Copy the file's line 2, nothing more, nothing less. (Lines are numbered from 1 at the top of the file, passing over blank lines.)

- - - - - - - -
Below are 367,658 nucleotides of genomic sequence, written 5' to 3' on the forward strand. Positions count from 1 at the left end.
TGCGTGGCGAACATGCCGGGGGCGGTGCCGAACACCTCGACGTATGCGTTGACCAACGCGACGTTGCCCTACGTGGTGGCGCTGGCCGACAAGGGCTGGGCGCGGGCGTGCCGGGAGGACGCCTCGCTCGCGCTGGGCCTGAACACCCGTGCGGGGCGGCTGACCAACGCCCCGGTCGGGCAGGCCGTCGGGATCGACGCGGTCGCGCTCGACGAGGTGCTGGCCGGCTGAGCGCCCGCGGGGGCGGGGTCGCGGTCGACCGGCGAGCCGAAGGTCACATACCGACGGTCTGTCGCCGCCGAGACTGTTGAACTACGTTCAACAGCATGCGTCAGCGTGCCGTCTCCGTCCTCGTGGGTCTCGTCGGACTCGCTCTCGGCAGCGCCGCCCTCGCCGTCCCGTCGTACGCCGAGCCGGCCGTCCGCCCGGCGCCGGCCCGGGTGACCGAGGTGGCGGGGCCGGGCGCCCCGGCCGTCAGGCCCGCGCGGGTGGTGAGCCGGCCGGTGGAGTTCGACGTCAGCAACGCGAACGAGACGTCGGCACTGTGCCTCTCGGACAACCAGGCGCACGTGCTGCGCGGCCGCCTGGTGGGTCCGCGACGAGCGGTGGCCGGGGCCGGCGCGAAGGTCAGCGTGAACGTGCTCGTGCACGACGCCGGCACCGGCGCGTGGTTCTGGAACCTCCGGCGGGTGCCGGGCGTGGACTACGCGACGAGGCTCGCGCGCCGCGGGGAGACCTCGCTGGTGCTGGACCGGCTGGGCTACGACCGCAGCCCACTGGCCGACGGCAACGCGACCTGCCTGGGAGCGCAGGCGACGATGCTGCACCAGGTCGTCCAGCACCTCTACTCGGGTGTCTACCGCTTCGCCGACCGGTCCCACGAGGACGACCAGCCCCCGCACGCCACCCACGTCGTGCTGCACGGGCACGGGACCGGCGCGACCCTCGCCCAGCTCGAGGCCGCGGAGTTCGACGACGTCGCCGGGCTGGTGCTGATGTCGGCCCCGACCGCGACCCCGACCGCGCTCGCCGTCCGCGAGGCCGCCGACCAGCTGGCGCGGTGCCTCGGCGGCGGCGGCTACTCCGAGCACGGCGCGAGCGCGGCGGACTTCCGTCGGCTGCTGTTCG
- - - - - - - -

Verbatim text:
TGCGTGGCGAACATGCCGGGGGCGGTGCCGAACACCTCGACGTATGCGTTGACCAACGCGACGTTGCCCTACGTGGTGGCGCTGGCCGACAAGGGCTGGGCGCGGGCGTGCCGGGAGGACGCCTCGCTCGCGCTGGGCCTGAACACCCGTGCGGGGCGGCTGACCAACGCCCCGGTCGGGCAGGCCGTCGGGATCGACGCGGTCGCGCTCGACGAGGTGCTGGCCGGCTGAGCGCCCGCGGGGGCGGGGTCGCGGTCGACCGGCGAGCCGAAGGTCACATACCGACGGTCTGTCGCCGCCGAGACTGTTGAACTACGTTCAACAGCATGCGTCAGCGTGCCGTCTCCGTCCTCGTGGGTCTCGTCGGACTCGCTCTCGGCAGCGCCGCCCTCGCCGTCCCGTCGTACGCCGAGCCGGCCGTCCGCCCGGCGCCGGCCCGGGTGACCGAGGTGGCGGGGCCGGGCGCCCCGGCCGTCAGGCCCGCGCGGGTGGTGAGCCGGCCGGTGGAGTTCGACGTCAGCAACGCGAACGAGACGTCGGCACTGTGCCTCTCGGACAACCAGGCGCACGTGCTGCGCGGCCGCCTGGTGGGTCCGCGACGAGCGGTGGCCGGGGCCGGCGCGAAGGTCAGCGTGAACGTGCTCGTGCACGACGCCGGCACCGGCGCGTGGTTCTGGAACCTCCGGCGGGTGCCGGGCGTGGACTACGCGACGAGGCTCGCGCGCCGCGGGGAGACCTCGCTGGTGCTGGACCGGCTGGGCTACGACCGCAGCCCACTGGCCGACGGCAACGCGACCTGCCTGGGAGCGCAGGCGACGATGCTGCACCAGGTCGTCCAGCACCTCTACTCGGGTGTCTACCGCTTCGCCGACCGGTCCCACGAGGACGACCAGCCCCCGCACGCCACCCACGTCGTGCTGCACGGGCACGGGACCGGCGCGACCCTCGCCCAGCTCGAGGCCGCGGAGTTCGACGACGTCGCCGGGCTGGTGCTGATGTCGGCCCCGACCGCGACCCCGACCGCGCTCGCCGTCCGCGAGGCCGCCGACCAGCTGGCGCGGTGCCTCGGCGGCGGCGGCTACTCCGAGCACGGCGCGAGCGCGGCGGACTTCCGTCGGCTGCTGTTCG